In some instances, if caught early, your doctor may prescribe an antiviral medication, such as Tamiflu (oseltamivir) or Relenza (zanamivir) that may shorten your illness, lessen your symptoms, and prevent severe complications. However, these drugs are prescription-only. Not only that, you may experience side effects associated with taking antiviral drugs. Check with your doctor or the CDC for more information regarding these drugs.
If you undertake the responsibility of caring for someone sick with the flu, take the subsequent precautions to prevent catching it.
Frequently and thoroughly wash your hands after touching the individual, and any linens or laundry.
Make a conscious effort to keep your hands away from your face.
Spend as little time as possible with the person who is sick.
It is highly recommended to wear a face mask and disposable gloves—if possible.
Do everything you can to help them feel comfortable.
Encourage the person to drink plenty of fluids to keep them hydrated.
Use a humidifier or vaporizer to make breathing easier.
Seek medical attention from a health care provider if they begin to exhibit the following symptoms:
Inability to drink liquids
Show signs of dehydration—dizziness or not urinating
If they develop wheezing or difficulty breathing
Retains a fever of more than 100 degrees Fahrenheit for more than three days
Coughs up blood
Begins to experience pain or pressure in the chest while breathing
Has blue or purplish-colored skin
Seems confused, has trouble balancing while sitting or walking
Begins to feel better then becomes sick again
As a result of the flu, there are some complications that may form. A number of these may be life-threatening and can cause death. The flu can cause severe complications in individuals falling under the high-risk group, including the young, elderly, pregnant, and individuals with medical conditions that have compromised their immune systems. Some of these complications include the following:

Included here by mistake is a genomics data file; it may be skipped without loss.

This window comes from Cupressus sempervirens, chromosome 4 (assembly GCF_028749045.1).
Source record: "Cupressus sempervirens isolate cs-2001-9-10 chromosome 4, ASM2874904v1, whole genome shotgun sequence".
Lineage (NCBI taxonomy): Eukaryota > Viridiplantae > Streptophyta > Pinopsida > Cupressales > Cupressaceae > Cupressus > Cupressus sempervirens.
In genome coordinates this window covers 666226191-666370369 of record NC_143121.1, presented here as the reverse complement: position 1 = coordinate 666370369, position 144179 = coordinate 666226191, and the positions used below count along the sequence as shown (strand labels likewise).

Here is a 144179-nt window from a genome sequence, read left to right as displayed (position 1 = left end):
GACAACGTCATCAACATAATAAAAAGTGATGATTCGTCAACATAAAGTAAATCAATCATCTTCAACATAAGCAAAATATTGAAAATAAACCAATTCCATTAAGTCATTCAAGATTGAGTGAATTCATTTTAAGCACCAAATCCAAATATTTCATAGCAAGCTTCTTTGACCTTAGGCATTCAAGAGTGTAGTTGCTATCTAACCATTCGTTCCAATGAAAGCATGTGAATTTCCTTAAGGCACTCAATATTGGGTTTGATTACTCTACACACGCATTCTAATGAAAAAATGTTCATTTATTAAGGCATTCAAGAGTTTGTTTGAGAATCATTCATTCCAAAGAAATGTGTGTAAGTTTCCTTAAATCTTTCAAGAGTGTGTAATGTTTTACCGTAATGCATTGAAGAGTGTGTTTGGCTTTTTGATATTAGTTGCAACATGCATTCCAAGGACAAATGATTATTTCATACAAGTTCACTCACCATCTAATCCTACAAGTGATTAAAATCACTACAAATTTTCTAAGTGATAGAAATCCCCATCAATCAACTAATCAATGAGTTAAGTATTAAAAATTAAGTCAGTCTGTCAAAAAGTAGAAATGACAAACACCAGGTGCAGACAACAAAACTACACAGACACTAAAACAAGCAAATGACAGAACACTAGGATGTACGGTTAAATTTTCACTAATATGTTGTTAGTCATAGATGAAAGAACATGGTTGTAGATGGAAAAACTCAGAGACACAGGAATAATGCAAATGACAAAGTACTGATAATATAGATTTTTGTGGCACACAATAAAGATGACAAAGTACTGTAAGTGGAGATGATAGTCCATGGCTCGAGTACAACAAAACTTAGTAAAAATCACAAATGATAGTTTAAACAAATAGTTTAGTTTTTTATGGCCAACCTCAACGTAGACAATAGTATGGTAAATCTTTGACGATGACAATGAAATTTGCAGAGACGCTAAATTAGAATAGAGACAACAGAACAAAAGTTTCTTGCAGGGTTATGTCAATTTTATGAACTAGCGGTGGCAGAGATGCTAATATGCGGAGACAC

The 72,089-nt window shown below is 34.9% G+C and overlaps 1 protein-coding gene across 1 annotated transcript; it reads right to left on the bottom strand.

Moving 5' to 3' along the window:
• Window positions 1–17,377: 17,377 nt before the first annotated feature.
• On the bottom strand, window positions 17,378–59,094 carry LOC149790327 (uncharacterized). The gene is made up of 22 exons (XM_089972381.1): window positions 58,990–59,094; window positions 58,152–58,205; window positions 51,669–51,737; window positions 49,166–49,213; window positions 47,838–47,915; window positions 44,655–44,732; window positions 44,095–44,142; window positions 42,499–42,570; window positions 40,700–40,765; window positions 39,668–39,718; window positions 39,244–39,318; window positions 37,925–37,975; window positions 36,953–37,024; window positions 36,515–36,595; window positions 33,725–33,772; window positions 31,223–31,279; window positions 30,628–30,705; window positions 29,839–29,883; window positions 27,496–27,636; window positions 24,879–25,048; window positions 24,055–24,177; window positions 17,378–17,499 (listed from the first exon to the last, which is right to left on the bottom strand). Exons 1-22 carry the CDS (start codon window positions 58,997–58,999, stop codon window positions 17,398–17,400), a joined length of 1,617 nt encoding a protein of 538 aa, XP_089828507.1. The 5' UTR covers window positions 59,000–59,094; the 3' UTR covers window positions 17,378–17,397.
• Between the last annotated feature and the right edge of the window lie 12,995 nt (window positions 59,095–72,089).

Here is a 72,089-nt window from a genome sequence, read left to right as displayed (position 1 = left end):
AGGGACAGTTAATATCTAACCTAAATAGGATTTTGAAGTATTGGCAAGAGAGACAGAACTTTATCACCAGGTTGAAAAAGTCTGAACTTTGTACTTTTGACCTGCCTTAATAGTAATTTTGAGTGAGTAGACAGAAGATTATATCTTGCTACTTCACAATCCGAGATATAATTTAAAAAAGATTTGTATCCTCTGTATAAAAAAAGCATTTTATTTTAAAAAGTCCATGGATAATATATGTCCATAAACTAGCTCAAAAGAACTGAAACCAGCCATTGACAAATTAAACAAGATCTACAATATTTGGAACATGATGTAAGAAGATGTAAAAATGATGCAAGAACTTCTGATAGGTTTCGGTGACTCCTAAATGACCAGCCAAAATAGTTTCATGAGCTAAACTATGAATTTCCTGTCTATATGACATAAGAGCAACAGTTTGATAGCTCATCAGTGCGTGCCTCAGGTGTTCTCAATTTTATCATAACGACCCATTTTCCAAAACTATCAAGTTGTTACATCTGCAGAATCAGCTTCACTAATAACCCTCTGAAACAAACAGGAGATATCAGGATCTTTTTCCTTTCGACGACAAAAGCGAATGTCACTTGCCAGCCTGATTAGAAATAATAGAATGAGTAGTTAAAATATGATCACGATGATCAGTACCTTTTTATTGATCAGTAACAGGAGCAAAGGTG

Pneumonia, which is a serious infection of the lungs and often occurs in those with weakened immune systems resulting from disease or medication
Asthma attacks among people with asthma
Worsening of chronic congestive heart failure
Myositis, muscle inflammation
Contact your physician with any of your concerns or questions. If you are experiencing a medical emergency, call 911 or visit the emergency room to seek immediate medical attention.
Since 2009, she has been a freelance content marketing specialist, contributing to several online publications and crafting content for clients. She has covered a plethora of topics, such as traveling, animals, health-related issues, fitness—pretty much anything under the sun. She holds a Bachelor's in Psychology, but also has taken many business-related and early education courses.
She loves learning and sometimes has a hard time breaking away from research. It's almost akin to going down a rabbit hole that branches into a thousand tunnels that need to be searched lest there be a rare treasure left undiscovered.
Traveling, photography, yoga, running, reading, and eating are some of her guilty pleasures, as are people-watching, hiking in the mountains, and watching marathons of her favorite shows.